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Prohibition: 100 Years Later

January 16, 2020
"Close the Saloons" poster, 1918. [Pearl ID: 139358]

One hundred years ago today, the United States officially went dry.

On January 16, 1919, the United States ratified the Eighteenth Amendment with approval by 36 states, establishing a constitutional ban on alcoholic beverages and entering the country into what is commonly referred to as the Prohibition Era. One year later, the outlaw of “intoxicating liquors” went into full effect across the nation.

"The Whiskey Dragon," National Temperance Society and Publication House, 1882. [Pearl ID: 139357]

At PHS we are reflecting on this centennial anniversary by highlighting items in our digital archives, Pearl, that trace the history of the temperance movement in America. Click on the images to learn more about them.

"The Progress of Intemperance," by Edward Gallaudet, 1831. [Pearl ID: 140390]

The temperance movement’s deep roots date back to the late 1700s. Early proponents often supported temperance for religious or moral reasons. Eventually the cause grew into a more progressive and socially driven crusade, with temperance proponents citing alcohol as the cause of spousal abuse, poverty, and violence. Local and national temperance societies and organizations emerged to fight for solutions that ranged from basic moderation to purging of alcohol from public life.

"An address delivered by Abraham Lincoln before the Springfield Washingtonian Temperance Society," February 22, 1842. [Pearl ID: 140352]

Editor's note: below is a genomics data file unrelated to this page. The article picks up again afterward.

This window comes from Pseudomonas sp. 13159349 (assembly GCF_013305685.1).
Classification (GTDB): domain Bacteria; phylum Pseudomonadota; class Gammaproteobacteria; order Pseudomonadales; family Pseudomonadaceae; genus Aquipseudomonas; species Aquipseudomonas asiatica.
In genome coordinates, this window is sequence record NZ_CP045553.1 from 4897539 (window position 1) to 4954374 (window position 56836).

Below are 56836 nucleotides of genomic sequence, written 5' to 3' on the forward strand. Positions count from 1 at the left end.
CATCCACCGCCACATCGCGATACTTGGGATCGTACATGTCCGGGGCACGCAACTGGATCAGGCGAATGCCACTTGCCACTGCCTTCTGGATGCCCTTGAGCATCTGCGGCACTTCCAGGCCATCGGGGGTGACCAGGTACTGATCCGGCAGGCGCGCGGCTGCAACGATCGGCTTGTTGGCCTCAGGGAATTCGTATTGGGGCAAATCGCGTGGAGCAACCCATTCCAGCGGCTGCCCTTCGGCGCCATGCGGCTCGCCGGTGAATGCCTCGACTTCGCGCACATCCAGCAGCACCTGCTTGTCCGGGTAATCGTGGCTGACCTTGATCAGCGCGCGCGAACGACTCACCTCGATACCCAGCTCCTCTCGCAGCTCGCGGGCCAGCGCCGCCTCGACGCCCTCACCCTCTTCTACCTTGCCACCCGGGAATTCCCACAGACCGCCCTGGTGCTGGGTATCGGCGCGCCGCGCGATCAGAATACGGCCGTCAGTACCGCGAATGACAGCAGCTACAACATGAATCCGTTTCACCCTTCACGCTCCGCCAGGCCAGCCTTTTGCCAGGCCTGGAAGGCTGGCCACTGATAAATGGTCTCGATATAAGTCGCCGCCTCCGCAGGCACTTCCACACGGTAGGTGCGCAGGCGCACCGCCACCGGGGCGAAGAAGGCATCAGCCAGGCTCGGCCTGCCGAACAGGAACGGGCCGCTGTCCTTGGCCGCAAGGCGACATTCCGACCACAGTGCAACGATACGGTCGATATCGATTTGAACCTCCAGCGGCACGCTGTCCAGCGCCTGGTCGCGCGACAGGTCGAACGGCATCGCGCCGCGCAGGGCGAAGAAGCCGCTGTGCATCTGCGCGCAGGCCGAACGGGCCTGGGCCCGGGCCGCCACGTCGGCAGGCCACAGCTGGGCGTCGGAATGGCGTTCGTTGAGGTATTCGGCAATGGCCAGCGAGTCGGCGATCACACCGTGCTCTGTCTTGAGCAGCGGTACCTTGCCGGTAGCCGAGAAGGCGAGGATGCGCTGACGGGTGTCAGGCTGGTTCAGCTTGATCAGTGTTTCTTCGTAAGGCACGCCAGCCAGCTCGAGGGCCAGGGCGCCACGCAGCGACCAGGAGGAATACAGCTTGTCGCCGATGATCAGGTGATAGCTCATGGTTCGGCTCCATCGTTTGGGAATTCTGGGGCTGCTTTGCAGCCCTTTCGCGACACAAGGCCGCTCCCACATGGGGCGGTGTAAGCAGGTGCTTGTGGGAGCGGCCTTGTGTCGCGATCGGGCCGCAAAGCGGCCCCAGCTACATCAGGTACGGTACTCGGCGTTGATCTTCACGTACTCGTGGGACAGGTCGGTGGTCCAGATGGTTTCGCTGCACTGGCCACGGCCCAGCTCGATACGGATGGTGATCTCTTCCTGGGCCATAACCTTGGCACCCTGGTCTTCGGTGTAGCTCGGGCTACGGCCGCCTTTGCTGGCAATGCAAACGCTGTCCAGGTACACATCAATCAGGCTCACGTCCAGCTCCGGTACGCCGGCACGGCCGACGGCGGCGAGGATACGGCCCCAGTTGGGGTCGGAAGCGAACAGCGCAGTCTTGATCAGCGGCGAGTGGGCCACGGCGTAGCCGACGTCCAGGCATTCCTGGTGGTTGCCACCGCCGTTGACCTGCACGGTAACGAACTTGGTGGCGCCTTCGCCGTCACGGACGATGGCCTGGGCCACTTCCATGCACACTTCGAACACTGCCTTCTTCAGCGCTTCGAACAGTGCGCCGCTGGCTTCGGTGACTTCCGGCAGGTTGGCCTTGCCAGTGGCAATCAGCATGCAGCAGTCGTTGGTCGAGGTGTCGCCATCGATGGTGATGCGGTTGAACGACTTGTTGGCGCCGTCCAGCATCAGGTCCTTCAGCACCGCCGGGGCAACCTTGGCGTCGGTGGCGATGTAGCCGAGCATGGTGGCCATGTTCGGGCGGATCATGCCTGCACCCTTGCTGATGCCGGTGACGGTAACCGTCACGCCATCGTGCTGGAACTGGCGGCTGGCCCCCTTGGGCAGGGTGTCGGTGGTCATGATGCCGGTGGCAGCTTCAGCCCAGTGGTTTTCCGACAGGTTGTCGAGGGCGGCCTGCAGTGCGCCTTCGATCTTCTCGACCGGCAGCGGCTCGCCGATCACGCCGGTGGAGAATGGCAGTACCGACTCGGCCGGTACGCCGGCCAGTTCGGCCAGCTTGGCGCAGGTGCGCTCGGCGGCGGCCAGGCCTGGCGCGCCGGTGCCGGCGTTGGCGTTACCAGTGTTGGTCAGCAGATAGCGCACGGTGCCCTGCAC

Temperance had its strong opponents, including many Irish and German immigrants and those involved in the production of alcohol. The 1833 publication, “A hasty defence of the farmers and distillers of York County, against the aspersions of temperance societies, &c.” disputed the portrayal of farmers and distillers by temperance societies as “murderers of souls and bodies of human beings.”

"Advertisement of an Honest Rumseller as it Should Be," 1880. [Pearl ID: 139356]

As the temperance movement gained traction, it became a prominent and contested topic in public discourse. In 1842, Abraham Lincoln addressed the Springfield Washingtonian Temperance Society at the Second Presbyterian Church in Springfield, Illinois. Although Lincoln does not support the cause forthrightly in his speech, he does characterize it as “a living, breathing, active and powerful chieftain.”

Old Rye makes a speech, illustrated by Edward Carswell, 1880. [Pearl ID: 140330]

Temperance societies and supporters created successful anti-alcohol campaigns through advertisements and publications. In 1880 the National Temperance Society and Publication House circulated a pamphlet featuring “Old Rye.” Old Rye—a wheat sheaf personified as a man—urges the public to support the cause: “We want all the boys and girls for soldiers in the temperance army. All the large ones and all the small ones, and all the white ones and all the black ones, all the rich ones and all the poor ones.”

Youth protest liquor bill, Montgomery, Alabama, July 12, 1951. [Pearl ID: 11022]

After decades of efforts, the temperance movement seemed to finally prevail with the passage of the Eighteenth Amendment on January 16, 1919. Enforcing the ban on alcohol proved to be challenging, however, and led to the emergence of organized crime and unlawful and notorious solutions to accessing alcohol, such as speakeasies and bootlegging.

"Program for the Second Biennial Convention of the National Temperance Movement, Inc.," December 7-9, 1948. [Pearl ID: 149145]

The Eighteenth Amendment was repealed on December 5, 1933 with the passage of the Twenty-First Amendment. But support for temperance did not vanish entirely. Temperance organizations remained steadfast throughout the twentieth century and continued to hold conventions and publish informational materials for the public. The World Women’s Christian Temperance Union held its most recent international meeting last July in Finland.

"Ethyl is not a Lady," Presbyterian Distribution Service, 1959. [Pearl ID: 140373]